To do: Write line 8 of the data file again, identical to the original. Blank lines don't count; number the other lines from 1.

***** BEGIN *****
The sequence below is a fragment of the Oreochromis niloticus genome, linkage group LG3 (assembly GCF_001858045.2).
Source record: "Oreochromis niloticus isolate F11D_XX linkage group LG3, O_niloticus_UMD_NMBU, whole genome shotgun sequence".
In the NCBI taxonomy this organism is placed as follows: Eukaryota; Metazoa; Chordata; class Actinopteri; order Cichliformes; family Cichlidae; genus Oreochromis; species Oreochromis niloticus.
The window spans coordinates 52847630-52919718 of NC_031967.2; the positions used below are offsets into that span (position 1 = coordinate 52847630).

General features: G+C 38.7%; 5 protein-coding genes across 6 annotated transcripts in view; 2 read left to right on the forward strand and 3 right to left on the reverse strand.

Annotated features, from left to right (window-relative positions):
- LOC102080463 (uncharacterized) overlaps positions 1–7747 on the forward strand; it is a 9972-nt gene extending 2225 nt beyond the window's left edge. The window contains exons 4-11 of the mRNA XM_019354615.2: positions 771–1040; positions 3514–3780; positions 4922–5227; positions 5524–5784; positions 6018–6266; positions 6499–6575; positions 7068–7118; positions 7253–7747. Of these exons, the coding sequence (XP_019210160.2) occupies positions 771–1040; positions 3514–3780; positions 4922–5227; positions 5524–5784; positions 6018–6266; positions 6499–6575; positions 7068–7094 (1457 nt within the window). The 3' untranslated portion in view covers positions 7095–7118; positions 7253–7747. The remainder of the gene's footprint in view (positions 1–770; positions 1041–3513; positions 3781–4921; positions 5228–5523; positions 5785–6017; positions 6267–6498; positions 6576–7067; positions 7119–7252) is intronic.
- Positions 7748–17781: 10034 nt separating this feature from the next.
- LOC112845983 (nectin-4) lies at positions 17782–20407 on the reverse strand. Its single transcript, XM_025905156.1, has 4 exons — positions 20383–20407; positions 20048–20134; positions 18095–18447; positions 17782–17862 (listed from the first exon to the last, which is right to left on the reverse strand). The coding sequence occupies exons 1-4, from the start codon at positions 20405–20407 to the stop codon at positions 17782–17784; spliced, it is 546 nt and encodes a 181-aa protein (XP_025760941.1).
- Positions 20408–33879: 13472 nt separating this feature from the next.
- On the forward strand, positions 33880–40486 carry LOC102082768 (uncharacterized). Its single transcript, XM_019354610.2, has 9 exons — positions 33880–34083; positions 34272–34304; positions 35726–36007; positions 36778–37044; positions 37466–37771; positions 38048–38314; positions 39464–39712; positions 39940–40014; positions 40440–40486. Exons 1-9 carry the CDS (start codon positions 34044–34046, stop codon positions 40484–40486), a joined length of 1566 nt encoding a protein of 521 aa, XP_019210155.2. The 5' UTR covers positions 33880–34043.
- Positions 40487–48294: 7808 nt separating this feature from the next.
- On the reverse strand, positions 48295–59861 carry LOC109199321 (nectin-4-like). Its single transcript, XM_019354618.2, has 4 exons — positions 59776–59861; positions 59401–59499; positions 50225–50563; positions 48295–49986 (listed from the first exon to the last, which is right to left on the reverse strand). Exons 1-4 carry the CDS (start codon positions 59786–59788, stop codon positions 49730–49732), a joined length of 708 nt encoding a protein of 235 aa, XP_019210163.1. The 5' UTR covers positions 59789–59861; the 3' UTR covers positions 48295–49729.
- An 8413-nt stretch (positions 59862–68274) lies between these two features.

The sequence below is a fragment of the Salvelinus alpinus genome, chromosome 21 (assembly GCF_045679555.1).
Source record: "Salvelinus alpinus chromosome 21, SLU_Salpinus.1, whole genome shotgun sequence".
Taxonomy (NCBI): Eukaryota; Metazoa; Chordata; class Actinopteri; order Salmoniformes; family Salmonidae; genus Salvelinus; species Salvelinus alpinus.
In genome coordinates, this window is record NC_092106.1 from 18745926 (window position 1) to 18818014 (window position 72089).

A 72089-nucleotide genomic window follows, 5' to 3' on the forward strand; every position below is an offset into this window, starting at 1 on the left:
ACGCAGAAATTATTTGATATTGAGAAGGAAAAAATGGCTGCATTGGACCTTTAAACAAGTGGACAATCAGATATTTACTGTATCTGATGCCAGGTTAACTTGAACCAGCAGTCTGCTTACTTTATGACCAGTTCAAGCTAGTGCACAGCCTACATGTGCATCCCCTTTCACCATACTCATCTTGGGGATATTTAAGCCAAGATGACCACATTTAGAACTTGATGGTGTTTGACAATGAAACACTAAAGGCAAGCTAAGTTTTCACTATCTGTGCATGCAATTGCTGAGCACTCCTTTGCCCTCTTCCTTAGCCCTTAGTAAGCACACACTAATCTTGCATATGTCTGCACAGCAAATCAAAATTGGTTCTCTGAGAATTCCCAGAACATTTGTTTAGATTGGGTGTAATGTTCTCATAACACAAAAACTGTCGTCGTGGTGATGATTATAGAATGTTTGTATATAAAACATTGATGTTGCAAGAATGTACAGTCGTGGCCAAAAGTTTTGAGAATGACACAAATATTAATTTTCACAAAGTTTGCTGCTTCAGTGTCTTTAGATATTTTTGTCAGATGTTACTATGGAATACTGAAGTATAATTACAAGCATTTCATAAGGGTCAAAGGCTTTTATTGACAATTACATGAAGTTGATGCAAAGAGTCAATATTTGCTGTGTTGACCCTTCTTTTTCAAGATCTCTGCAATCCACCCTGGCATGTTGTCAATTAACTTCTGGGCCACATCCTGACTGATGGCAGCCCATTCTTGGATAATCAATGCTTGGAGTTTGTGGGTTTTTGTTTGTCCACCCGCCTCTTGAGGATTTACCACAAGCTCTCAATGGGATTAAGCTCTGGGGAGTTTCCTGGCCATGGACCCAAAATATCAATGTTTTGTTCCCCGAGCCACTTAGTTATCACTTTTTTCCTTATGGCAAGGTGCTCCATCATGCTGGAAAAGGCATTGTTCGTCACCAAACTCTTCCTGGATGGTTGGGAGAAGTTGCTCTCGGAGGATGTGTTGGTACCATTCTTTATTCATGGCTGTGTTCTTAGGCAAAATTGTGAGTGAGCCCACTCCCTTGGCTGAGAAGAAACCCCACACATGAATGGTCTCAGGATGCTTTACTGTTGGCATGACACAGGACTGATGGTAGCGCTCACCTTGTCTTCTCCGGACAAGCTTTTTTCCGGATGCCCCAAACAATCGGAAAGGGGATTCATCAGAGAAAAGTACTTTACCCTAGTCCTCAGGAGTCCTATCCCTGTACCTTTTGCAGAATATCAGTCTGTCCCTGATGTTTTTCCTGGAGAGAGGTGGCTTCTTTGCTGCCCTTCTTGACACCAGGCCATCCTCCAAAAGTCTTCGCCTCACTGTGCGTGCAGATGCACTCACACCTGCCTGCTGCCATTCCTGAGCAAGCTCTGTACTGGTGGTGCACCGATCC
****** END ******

- Positions 7748–17781: 10034 nt separating this feature from the next.